Within the religious institution that is cinema-going in New York City, there is a single church that stands highest above all the other repertory theaters and art houses. No, it’s not the First Church of Film Forum Our Lord and Savior, or The Anthology Film Archives of Latter Day Saints. I’m speaking instead of that apex of aperture, that fortress of flicker, that stronghold of shutter speed that is The Film Society at Lincoln Center. Only here, and a very select few others, is there a practice followed by only the truest believers and the most faithful members: the hours-long wait in the standby line for a chance at witnessing that once-in-a-lifetime screening.
For me, as for countless others, this wait would be my most grueling test of faith. To see John Waters’ first two films—Mondo Trasho and Multiple Maniacs—plus a short, “The Diane Linkletter Story,” all on 16mm prints never to be shown again, it was worth it.
In the case of this screening—the centerpiece of a complete Waters retrospective—the three-hour wait ended up being just as fascinating an experience as the films themselves. Okay, maybe not quite as fascinating, but when you’re competing with Waters-level smut, scandal and sleaze, plus his hilarious post-screening commentary, how could it be? The line was, if nothing else, a highlight in an evening of highlights, and one which I feel deserves some attention.
So it was directly after class on that delightful Thursday afternoon in September when I began the trek to Lincoln Center. Being about 4:00, and with the show starting at 7:00, I thought I would certainly be at the front of the line. How naïve are the newest initiates.
The following is a minute-by-minute account of the highlights. All times are approximate.
4:26pm: I show up at Lincoln Center in blithe spirits after a casual afternoon stroll from the subway station (I’m usually late, so this detail is especially important. I’ve never arrived at Lincoln Center not out of breath and sweating from a two-block sprint). There are two lines, one standing and one sitting. The standers look nice enough.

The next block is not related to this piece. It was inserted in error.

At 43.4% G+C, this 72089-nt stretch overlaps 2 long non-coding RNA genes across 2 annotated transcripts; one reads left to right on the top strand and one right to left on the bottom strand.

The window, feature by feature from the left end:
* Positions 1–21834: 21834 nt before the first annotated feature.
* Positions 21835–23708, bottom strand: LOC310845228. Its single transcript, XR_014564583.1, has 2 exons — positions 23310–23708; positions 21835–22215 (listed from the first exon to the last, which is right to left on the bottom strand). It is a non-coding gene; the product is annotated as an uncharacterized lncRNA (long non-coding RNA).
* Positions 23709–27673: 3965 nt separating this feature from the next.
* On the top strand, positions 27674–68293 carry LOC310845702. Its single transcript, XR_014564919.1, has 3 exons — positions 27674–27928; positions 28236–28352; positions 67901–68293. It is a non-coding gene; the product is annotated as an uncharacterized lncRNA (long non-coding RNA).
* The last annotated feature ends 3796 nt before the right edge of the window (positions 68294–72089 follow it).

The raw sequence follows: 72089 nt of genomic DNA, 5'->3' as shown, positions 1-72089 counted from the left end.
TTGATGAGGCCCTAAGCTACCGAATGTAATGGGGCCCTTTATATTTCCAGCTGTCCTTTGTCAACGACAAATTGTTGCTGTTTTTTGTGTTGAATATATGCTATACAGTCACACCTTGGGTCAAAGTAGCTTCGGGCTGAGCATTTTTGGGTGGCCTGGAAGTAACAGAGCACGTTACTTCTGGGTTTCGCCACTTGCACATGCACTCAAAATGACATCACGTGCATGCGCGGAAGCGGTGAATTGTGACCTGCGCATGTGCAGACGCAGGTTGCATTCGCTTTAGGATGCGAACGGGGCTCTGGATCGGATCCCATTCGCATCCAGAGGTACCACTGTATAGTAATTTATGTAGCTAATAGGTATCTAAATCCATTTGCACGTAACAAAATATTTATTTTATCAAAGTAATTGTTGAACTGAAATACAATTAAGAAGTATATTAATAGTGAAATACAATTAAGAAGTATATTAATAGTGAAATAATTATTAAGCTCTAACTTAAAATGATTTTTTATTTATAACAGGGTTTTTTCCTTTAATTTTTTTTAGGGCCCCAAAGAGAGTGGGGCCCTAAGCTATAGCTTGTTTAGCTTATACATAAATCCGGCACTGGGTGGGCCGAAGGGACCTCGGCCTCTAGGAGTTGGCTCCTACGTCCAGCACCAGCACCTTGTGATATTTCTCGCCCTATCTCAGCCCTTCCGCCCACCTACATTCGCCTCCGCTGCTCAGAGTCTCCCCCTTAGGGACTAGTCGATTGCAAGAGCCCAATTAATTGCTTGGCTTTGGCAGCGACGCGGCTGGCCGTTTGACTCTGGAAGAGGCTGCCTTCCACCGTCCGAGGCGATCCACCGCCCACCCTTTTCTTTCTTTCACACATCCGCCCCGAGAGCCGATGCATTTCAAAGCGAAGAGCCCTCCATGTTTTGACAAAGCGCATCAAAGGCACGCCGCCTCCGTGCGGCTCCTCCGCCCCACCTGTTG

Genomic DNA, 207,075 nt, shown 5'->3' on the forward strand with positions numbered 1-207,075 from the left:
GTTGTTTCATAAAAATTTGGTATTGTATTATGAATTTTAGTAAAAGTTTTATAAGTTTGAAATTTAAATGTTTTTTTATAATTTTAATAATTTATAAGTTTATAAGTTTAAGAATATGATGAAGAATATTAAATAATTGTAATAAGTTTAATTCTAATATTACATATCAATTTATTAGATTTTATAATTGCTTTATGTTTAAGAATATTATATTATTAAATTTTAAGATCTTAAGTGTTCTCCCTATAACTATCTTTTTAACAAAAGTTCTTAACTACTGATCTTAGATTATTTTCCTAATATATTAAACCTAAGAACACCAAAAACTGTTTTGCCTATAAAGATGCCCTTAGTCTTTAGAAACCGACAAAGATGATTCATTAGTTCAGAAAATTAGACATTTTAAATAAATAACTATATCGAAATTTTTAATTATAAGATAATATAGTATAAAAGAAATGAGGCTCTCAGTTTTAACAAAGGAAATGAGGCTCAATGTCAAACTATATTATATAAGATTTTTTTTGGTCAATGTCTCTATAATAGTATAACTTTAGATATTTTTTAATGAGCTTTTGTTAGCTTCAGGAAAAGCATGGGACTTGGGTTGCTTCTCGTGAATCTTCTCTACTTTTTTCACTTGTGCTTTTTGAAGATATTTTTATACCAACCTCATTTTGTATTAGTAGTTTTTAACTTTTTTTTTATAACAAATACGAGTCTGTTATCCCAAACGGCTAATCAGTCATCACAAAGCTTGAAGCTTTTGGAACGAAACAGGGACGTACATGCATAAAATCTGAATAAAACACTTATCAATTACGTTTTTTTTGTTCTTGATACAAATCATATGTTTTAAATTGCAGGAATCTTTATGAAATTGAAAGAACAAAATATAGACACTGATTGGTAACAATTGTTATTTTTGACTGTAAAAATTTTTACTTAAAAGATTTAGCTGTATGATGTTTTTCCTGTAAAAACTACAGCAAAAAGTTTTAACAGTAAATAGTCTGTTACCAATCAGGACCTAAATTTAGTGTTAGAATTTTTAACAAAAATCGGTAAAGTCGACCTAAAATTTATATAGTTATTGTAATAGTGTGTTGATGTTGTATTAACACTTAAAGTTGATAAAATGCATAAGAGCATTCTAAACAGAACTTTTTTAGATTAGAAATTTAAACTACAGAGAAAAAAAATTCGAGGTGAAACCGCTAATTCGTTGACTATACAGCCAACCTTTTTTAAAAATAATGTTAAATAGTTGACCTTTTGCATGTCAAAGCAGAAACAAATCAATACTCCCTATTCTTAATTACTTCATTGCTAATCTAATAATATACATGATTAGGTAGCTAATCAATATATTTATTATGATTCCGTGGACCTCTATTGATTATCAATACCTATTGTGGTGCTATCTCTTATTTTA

I look at the other line. Some are on lawn chairs, some just sitting on the ground. Their air of aggression makes me uncomfortable. “Street life,” I think, in the same condescending tone as the suburban WASPs held hostage at the ‘cavalcade of perversion’ in Multiple Maniacs. (Don’t worry, my just deserts are soon to come.) I stand in the other line.
4:53pm: Now the line is starting to move. This surprises me; I expected to be standing for a few more hours, and my legs were just starting to fall asleep. A number of people are let into the theater, and after a few more minutes of waiting, the manager arrives to tell us that there are no more seats for the 5:00 short films. It’s then that I realize what awaits me.
5:04pm: Moving to the other line, I now know what to do. “Fool me twice” I think. There is a girl in her twenties sitting at the end of the group, smoking a cigarette. I am intimidated by this, but soon swallow my uncertainty and ask her if this is the line for the 7:00 show. She looks me up and down, and then gives a nod. This intimidates me further. I sit down anyway.
5:11pm: After settling into the line, coming to terms with the fact that this is where I’ll be spending my next two hours, I see another girl arrive. I count my place in line (I’m #12). She sits in front of me, next to the other girl. Make that #13. They begin conversing in German. They know each other? One of them produces a small pouch of tobacco and begins to roll a couple cigarettes. It took me a minute to understand that this was indeed just tobacco.
5:21pm: They have burned through a few cigarettes by now; tensions must be high. The man next to the girls asks where they’re from and I can’t understand their answer. Neither can he, but he acts like he does. He attempts to explain to them who John Waters is. I wonder how they even found themselves here, and laugh at what’s in store for them. By now the guy is really trying hard with these girls, which I also laugh at. They roll a few more cigarettes.